BY JANYS ORELOWITZ
BABIES IN MIND PRACTITIONER, SPECIALISING IN ADOPTION
One of the toughest problems adoptive parents face is that of talking to children about the reasons they were placed in adoption. Adopted families can be so happy and loving that it can be hard to bring up any unpleasant information.
While you may wish you could protect your children from hard truths, the fact is, they think about their birth families and adoption stories more than you know — and they may imagine scenarios worse than the reality. “Parents think that talking about sad things will make a child sad, but they need to know that home is a safe place where sad feelings can be talked through,” says Joni Mantell, LCSW, director of the Infertility and Adoption Counseling Center in New Jersey and New York, (Adoptive Families, 2013.)
Experts agree that it’s best to reveal details slowly, to tell an age-appropriate story and build on it as your child matures. It’s a big deal for a child to know that his birth parents didn’t choose to parent him, and he will need time to get used to the idea. Reassure him that you will always take care of him. Experts agree that one talk is not enough.
Whatever the situation, your goal is to tell your child the truth, without painting a negative picture of the birth parents. Steer clear of the word “abandonment” — while it is the legal term used in these situations, infants who are truly abandoned (as opposed to left where they were intended to be found) usually don’t survive. Tell your child that she was left in a public place, so that she would be found right away.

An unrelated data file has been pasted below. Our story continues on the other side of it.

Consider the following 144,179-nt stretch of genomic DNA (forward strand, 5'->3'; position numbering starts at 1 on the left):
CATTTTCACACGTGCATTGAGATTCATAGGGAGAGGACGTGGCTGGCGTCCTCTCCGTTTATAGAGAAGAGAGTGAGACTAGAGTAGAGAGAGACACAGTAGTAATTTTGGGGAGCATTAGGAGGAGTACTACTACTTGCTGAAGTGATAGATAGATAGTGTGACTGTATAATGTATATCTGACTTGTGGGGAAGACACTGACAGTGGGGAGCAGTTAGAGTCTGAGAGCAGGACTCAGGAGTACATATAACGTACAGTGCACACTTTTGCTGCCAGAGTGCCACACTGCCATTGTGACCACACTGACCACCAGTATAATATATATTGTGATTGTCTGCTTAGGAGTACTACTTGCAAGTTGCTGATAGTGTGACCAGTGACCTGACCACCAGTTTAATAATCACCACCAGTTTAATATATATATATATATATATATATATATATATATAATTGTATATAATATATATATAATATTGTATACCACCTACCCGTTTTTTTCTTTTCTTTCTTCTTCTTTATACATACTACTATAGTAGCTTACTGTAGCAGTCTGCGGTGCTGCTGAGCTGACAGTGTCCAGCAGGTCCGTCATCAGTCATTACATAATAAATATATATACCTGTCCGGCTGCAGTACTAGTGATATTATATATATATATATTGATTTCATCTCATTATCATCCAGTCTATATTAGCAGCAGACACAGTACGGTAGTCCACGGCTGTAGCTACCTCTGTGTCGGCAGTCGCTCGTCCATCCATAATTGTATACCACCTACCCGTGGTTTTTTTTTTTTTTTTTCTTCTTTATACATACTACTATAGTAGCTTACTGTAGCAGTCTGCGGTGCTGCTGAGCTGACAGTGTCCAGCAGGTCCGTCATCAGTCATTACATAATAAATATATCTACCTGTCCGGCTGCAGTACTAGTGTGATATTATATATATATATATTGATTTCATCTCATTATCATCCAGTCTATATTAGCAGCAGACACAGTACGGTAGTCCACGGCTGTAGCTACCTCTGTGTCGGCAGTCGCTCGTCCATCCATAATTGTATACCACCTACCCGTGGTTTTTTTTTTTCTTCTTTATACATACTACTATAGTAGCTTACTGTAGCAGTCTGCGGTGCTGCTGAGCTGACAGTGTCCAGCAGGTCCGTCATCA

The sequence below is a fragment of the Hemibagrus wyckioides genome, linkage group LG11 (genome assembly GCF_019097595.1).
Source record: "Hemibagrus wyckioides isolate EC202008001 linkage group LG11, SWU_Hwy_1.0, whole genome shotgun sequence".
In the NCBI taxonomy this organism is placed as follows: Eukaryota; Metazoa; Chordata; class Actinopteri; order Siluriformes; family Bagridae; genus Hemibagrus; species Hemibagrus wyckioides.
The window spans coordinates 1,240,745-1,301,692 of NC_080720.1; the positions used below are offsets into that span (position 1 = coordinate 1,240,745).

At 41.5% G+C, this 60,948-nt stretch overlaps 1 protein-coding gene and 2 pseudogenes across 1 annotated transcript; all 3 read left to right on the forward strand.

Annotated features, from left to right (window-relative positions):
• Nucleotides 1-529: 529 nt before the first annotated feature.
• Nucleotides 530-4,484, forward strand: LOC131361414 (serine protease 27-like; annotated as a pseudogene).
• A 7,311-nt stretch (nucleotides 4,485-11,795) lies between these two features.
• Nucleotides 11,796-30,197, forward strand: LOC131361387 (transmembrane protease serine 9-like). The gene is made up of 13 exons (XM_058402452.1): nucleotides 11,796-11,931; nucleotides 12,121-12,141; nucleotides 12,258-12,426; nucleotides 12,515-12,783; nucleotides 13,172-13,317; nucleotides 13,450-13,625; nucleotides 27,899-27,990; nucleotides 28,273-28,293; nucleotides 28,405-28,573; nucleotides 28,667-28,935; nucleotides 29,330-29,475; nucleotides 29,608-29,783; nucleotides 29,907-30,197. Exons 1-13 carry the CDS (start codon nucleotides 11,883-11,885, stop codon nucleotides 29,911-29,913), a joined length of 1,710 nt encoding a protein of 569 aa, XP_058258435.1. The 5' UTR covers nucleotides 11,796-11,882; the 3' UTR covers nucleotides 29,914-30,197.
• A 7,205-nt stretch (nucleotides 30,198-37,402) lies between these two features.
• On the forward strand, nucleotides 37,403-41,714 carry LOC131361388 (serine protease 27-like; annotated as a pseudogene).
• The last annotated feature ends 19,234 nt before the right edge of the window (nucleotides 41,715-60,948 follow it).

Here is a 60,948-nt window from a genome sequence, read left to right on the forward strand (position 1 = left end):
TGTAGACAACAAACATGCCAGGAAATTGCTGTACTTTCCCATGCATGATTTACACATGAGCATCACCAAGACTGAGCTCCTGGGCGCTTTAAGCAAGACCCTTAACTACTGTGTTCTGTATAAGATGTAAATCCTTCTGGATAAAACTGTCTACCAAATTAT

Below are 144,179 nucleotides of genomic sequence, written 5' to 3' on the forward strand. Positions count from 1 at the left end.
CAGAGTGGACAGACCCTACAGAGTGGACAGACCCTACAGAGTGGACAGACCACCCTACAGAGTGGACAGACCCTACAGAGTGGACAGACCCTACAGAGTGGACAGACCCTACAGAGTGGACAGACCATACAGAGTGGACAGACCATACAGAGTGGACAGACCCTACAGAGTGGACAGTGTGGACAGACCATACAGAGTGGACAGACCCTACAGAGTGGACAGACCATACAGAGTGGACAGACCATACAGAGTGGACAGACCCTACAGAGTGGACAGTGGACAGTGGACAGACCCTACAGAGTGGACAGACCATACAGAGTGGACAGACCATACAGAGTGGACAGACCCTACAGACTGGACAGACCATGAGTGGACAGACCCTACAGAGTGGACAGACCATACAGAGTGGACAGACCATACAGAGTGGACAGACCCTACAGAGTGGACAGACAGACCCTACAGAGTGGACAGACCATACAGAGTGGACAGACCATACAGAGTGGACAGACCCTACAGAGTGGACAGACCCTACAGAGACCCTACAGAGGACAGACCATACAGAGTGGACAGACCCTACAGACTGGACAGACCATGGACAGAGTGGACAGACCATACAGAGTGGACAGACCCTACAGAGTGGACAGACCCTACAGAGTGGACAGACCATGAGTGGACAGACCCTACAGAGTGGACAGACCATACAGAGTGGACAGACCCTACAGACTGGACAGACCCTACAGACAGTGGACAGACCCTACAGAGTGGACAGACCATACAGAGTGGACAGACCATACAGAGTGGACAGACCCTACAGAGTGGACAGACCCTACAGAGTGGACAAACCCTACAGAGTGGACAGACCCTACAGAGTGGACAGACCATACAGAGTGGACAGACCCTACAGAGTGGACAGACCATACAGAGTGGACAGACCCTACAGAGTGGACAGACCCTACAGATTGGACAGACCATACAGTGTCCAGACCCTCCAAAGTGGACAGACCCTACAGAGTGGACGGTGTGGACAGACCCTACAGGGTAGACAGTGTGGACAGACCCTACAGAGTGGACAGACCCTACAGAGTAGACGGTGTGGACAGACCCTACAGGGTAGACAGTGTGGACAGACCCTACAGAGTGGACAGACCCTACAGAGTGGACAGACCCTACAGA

And don’t be afraid to talk about feelings. “Children don’t just want to know the facts of what happened, they want to know how their birth parents felt,” says Mantell (Adoptive Parents 2013). “Using a calm tone, say that the decision was probably heartbreaking for the birth mother, but ‘she left you where she knew someone would take care of you and find you a forever family.’”
“Your birth mother was probably very sad because she couldn’t raise you, but she knew that the best place for you to be found and taken care of was the marketplace [or hospital, or wherever the child was found].
You were taken right away to the children’s home, where adults fed and changed you and helped bring you to us.”
“Your birth mother did the best she could, but she couldn’t take care of you. She didn’t have anyone to watch you while she worked, and she knew she couldn’t provide the things you’d need as you grew up, like going to school or seeing a doctor when you got sick. So she made a plan for you to live with a family who could provide those things for you.”
How can you tell your child that his birth mother had another child whom she’s raising? Surprisingly, most kids take this news very well. “Parents are afraid that the child will feel rejected because another sibling was ‘kept’ or came afterward,” says Mantell. “But when the idea is put out there early, rather than as a surprise, it gives them time to process it as part of the big picture.” The earlier you bring up the issue of birth siblings, the more easily kids accept the information. And later on, they will probably be more at ease connecting with birth siblings than with birth parents.
Janys Orelowitz has many years of Social Work experience, legal training and parenting training. She offers confidential counselling and support on parenting issues so as to facilitate a healthy parent/child relationship.
Please contact Janys to set up an appointment on:
Cel: 082 659 0471